The confinement of most of the population due to the COVID-19 pandemic has meant that, from one day to the next, teleworking has gone from being a utopia only within reach of a “privileged” few to reality for millions of workers worldwide.

It has also revealed that most companies were not prepared for the paradigm shift that remote tele-networking entails. Solutions enabled against the clock in response to the health crisis have proven insufficient to carry out many critical business activities. Basically, numerous SMEs (and some large companies as well) have discovered that remote connectivity requires more than just using cloud repositories, VPN connections and videoconferencing tools.

In contrast, the companies that had progressed the most in their digital transformation processes have not only adapted better but, in many cases, have come out reinforced with the new situation compared to their competitors. And remote connectivity is not only an emergency resource for when you can’t go into the office but also facilitates other activities such as commercial fieldwork, employee trips, etc. The companies that have been most successful when implementing these functionalities for most of their staff generally employ state-of-the-art remote connectivity technologies, such as SDN solutions.

SDN solutions – essential for remote connectivity

Software defined networks (SDN) are a type of architecture that separates the administration of the network from the infrastructure that supports it. This greatly simplifies the management of business networks, offering many advantages to big corporations, and also SMEs . Especially when you consider that companies’ data and applications tend to be increasingly hosted in the cloud, outside servers and data centers, so that traditional approaches to local networks make less and less sense.

In this sense, SDN solutions enable three basic requirements of remote working and collaboration environments to be met:

  1. Availability: the company’s IT resources must be available 24 hours a day, every day and from any location (this is especially important in the case of distributed companies or companies that have branches in several countries).
  2. Security: the company needs to know at all times which users connect to what services and how they use them; in order to prevent threats like data breaches, credential theft, ransomware or phishing attacks, etc.
  3. Reliability: any incident on the network must be able to be resolved quickly and efficiently. Employees working remotely cannot go offline due to a network failure or an infrastructure upgrade.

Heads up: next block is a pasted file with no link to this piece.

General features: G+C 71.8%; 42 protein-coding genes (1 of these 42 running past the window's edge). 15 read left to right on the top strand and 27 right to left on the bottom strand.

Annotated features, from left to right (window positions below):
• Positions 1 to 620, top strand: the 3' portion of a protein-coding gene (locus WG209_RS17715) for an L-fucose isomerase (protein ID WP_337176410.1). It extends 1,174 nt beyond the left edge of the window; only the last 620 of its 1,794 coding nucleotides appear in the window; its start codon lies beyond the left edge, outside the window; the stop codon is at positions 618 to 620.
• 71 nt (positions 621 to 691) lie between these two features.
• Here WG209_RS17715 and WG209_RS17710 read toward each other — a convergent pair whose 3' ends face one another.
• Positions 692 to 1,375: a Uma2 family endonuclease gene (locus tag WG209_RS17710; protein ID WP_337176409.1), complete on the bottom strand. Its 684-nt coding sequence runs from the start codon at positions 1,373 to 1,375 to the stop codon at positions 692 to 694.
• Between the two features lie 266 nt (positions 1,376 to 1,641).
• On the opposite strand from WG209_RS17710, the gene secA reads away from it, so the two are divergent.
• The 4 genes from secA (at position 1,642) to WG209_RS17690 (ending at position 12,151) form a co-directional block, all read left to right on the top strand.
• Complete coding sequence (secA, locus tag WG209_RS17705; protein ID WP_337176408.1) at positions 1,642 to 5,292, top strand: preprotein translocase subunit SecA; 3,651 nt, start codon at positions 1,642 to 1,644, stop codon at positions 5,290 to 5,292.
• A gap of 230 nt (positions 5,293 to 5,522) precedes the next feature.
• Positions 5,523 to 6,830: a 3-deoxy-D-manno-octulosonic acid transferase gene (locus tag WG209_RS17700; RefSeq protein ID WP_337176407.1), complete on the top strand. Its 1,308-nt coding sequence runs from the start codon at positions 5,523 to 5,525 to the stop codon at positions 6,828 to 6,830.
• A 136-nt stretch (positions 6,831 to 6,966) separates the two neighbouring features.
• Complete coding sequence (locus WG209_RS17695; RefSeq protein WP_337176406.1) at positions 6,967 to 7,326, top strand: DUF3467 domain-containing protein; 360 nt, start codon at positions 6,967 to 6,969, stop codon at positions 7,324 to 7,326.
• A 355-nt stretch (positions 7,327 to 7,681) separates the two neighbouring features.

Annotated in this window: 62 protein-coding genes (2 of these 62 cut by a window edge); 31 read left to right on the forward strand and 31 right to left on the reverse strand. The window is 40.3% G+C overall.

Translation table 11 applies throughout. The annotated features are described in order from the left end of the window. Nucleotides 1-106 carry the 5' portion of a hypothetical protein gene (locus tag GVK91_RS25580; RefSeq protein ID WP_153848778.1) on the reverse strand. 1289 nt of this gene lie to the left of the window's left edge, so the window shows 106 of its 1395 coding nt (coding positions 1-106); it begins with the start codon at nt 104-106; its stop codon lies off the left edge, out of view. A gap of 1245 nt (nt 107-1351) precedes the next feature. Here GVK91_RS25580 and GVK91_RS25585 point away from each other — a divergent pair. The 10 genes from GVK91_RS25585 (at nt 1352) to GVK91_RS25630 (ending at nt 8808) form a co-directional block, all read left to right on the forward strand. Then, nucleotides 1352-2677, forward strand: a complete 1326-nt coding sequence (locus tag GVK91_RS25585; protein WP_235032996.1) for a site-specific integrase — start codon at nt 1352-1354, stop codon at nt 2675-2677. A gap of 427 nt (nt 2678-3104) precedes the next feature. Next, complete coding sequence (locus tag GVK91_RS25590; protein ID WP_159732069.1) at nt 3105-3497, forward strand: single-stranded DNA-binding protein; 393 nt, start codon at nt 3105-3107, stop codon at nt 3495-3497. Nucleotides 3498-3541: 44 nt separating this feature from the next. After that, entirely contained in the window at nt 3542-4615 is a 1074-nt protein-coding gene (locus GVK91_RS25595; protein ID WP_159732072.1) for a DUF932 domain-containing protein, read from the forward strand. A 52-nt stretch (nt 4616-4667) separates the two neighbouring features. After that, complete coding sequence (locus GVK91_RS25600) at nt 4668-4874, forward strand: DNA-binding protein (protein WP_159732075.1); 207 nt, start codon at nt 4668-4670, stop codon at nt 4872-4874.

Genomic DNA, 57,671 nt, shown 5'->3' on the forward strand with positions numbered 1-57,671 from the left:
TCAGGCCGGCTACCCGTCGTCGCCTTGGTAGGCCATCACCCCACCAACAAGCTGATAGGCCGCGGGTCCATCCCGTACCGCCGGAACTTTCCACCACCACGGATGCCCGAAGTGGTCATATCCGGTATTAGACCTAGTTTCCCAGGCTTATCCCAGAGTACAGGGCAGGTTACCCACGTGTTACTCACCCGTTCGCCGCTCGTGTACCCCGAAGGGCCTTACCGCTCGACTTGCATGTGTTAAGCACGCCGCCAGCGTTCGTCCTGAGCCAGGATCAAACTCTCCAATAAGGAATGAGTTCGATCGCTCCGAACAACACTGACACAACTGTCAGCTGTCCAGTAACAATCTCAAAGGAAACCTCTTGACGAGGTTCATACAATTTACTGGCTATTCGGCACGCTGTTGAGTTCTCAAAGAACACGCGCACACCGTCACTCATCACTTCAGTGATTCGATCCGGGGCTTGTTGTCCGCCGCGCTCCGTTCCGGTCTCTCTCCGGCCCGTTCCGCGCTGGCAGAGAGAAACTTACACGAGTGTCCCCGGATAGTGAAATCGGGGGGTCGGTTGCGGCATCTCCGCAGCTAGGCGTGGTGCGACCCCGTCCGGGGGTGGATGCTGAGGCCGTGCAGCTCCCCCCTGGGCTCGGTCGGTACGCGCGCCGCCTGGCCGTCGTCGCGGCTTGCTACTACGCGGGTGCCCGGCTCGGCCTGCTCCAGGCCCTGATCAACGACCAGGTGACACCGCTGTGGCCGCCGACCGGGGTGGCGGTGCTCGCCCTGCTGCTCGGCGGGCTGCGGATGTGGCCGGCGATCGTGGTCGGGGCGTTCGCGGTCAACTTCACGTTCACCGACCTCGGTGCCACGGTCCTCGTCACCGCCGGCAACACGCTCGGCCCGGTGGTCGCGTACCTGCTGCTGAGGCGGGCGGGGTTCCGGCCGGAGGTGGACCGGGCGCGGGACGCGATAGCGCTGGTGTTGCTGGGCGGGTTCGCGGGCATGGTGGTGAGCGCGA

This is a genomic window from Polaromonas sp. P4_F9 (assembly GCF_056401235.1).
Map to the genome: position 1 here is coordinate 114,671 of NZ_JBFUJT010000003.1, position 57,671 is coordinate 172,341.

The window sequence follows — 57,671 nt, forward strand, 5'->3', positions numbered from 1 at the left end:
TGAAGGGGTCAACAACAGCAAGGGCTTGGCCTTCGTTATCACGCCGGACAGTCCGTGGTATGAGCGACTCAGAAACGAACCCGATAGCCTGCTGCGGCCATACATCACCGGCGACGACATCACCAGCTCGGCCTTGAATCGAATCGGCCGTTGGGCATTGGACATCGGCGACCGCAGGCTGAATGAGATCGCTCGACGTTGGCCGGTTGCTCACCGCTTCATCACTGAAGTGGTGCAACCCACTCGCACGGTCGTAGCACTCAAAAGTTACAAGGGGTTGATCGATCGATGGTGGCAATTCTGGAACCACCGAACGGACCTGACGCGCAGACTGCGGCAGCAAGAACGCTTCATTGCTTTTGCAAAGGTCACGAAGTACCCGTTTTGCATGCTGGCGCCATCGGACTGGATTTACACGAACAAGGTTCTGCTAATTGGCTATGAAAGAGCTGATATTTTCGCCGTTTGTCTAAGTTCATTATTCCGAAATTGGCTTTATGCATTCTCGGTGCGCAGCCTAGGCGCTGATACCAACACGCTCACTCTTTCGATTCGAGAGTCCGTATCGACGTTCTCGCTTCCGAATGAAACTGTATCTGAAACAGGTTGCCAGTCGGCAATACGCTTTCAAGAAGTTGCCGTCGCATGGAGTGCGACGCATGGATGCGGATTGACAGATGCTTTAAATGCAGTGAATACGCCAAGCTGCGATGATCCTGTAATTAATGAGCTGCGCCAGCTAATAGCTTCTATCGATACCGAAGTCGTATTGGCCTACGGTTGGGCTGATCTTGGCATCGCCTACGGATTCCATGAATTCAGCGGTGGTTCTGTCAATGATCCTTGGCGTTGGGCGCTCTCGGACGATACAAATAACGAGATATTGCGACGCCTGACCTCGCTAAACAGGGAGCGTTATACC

Among the different parts of an SDN are the SD-WAN networks software defined networks in a wide area network. They are the part that allows the connection with the external environment, outside the company’s internal networks, SDN-LAN or SD-WLAN, and a key part to fulfill all the above-mentioned requirements. They combine the flexibility and agility of SD-LAN and SD-WLAN via the ubiquitous reach and connectivity of a WAN network. SD-WAN products offer a suitable solution to take over from standard IP WAN networks that have been used for so many years around the world.

It is not surprising, therefore, that SD-WAN networks have become one of the most requested solutions by companies of all sizes in responding to the challenges posed by the new business environment. According to an IDC report, the market for business SD-WAN networks will increase 31% annually until 2023, reaching a turnover of more than $5,25 billion.

And this report is from 2019, prior to the emergence of the coronavirus. But how can SMEs access this technology?

How to put remote connectivity within reach of SMEs

Small and medium-sized companies, by their nature, have difficult access to the most advanced new technologies, even though they can significantly simplify the implementation and management of business networks, as is the case with SDN solutions. Due to its lack of financial capacity, qualified IT personnel and specialized knowledge, an SME is unlikely to implement a remote connectivity solution on its own. This is where IT resellers and systems integrators can play a critical role.

These two important links in the technological distribution channel are also seeing their activity affected due to the new digital transformation. The traditional business based on selling servers, network equipment and so forth, is in decline as more and more customers choose to move these assets to cloud environments.

Due to their technological capacity, knowledge of the sector and specialized personnel, resellers and systems integrators are in an unbeatable position to lead the penetration of SDN solutions in the SME market (don’t forget that SMEs make up 99.8% of all European businesses). They can be the IT department that SMEs lack, offering them remote connectivity services, Software as a Service, cloud-based email, videoconference applications, remote working environments and other advanced functionalities, through an SDN platform of their own that meets this new demand.

For this, there are specific tools such as be.SDx, an SDN-based centralized management platform that incorporates both SD-WAN connectivity for remote environments like SDN-LAN and SD-WLAN for local environments. This advanced platform allows them to offer remote connectivity solutions, teleworking and many other services to their SME clients, which respond to their new needs.

If the situation we have experienced in recent months around the world has proven anything, it is that remote connectivity and teleworking are no longer the exclusive heritage of large companies or pioneering companies in digital transformation. All companies have realized overnight that their way of working must change, and SDN solutions are the key to this change.